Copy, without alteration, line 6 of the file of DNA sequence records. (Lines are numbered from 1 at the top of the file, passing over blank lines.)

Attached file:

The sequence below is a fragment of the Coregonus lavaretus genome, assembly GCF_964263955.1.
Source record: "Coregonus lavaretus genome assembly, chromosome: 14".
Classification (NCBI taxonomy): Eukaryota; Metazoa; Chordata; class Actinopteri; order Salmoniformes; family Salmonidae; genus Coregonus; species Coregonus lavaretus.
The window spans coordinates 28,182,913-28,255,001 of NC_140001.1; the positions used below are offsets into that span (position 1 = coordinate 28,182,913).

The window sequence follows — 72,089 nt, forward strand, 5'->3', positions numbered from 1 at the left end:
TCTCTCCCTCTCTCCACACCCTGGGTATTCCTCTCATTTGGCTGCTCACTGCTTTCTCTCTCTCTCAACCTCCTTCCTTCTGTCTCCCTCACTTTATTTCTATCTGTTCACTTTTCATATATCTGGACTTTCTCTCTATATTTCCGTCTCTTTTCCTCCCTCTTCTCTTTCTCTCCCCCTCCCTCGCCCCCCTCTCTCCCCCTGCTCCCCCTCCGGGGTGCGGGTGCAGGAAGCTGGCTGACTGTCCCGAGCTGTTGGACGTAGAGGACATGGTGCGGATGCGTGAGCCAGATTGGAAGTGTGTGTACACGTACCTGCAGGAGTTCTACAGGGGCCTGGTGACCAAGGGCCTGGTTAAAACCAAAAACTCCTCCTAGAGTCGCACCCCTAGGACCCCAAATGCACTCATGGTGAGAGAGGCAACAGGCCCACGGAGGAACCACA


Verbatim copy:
TCTCTCCCTCTCTCCACACCCTGGGTATTCCTCTCATTTGGCTGCTCACTGCTTTCTCTCTCTCTCAACCTCCTTCCTTCTGTCTCCCTCACTTTATTTCTATCTGTTCACTTTTCATATATCTGGACTTTCTCTCTATATTTCCGTCTCTTTTCCTCCCTCTTCTCTTTCTCTCCCCCTCCCTCGCCCCCCTCTCTCCCCCTGCTCCCCCTCCGGGGTGCGGGTGCAGGAAGCTGGCTGACTGTCCCGAGCTGTTGGACGTAGAGGACATGGTGCGGATGCGTGAGCCAGATTGGAAGTGTGTGTACACGTACCTGCAGGAGTTCTACAGGGGCCTGGTGACCAAGGGCCTGGTTAAAACCAAAAACTCCTCCTAGAGTCGCACCCCTAGGACCCCAAATGCACTCATGGTGAGAGAGGCAACAGGCCCACGGAGGAACCACA